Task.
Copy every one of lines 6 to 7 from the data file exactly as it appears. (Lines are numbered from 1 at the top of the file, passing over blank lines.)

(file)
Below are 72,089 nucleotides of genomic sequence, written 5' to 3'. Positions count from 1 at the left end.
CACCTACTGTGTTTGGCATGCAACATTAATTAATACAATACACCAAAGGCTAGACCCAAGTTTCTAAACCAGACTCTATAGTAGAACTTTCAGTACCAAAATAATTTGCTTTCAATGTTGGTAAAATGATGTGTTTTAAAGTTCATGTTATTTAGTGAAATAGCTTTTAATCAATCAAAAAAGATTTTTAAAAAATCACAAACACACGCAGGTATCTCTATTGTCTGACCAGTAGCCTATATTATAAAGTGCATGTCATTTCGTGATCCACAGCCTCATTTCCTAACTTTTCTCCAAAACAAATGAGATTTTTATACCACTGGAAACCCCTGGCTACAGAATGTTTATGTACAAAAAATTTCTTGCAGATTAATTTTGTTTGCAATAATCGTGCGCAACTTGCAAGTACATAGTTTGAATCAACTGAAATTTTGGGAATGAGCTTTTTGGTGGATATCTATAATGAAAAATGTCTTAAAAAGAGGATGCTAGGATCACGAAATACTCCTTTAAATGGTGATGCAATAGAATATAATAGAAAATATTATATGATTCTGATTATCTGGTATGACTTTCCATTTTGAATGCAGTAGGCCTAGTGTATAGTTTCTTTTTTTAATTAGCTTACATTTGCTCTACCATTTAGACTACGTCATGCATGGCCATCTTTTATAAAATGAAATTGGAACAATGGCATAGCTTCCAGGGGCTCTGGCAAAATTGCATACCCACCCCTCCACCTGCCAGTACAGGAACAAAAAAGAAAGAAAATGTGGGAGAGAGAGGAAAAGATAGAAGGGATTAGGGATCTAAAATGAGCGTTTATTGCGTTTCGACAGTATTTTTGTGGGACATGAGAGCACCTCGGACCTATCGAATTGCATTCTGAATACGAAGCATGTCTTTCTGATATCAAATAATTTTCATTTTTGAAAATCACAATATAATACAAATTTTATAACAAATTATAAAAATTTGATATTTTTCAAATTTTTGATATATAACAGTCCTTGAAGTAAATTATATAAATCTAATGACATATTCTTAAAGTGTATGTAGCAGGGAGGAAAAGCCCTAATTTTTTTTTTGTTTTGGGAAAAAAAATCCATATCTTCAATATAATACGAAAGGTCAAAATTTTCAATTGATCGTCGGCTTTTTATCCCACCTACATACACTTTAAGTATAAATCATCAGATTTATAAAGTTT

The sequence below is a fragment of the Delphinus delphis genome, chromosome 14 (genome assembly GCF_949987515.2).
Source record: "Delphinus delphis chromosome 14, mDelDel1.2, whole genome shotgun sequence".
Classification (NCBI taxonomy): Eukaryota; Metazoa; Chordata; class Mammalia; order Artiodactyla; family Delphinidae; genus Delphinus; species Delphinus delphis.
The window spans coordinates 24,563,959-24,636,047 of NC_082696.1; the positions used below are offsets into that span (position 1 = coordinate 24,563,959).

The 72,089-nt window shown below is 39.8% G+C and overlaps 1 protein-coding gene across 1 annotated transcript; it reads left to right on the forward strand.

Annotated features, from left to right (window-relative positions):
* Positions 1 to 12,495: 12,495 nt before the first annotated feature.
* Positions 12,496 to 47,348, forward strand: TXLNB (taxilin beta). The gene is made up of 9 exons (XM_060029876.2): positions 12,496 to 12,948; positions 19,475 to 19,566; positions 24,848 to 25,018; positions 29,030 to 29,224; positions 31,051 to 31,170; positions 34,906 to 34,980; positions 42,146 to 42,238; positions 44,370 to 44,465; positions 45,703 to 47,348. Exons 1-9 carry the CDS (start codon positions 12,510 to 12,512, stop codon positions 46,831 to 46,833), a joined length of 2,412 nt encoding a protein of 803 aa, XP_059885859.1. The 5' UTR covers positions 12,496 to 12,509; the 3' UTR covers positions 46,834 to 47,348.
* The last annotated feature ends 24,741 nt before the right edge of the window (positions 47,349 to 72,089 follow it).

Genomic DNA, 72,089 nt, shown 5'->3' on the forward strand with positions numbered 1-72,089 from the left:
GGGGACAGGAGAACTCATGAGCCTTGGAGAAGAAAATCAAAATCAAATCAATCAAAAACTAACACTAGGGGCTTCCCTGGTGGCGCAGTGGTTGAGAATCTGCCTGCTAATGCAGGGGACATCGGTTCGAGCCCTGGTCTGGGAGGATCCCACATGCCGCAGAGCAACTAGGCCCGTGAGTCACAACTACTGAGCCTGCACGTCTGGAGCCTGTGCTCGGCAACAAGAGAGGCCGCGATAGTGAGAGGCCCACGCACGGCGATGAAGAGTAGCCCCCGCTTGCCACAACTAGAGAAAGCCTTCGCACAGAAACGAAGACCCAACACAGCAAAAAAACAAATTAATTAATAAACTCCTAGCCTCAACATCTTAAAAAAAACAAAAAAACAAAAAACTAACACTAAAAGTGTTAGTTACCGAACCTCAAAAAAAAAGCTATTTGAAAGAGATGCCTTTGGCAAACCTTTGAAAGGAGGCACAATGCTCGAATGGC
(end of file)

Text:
The window spans coordinates 24,563,959-24,636,047 of NC_082696.1; the positions used below are offsets into that span (position 1 = coordinate 24,563,959).

The 72,089-nt window shown below is 39.8% G+C and overlaps 1 protein-coding gene across 1 annotated transcript; it reads left to right on the forward strand.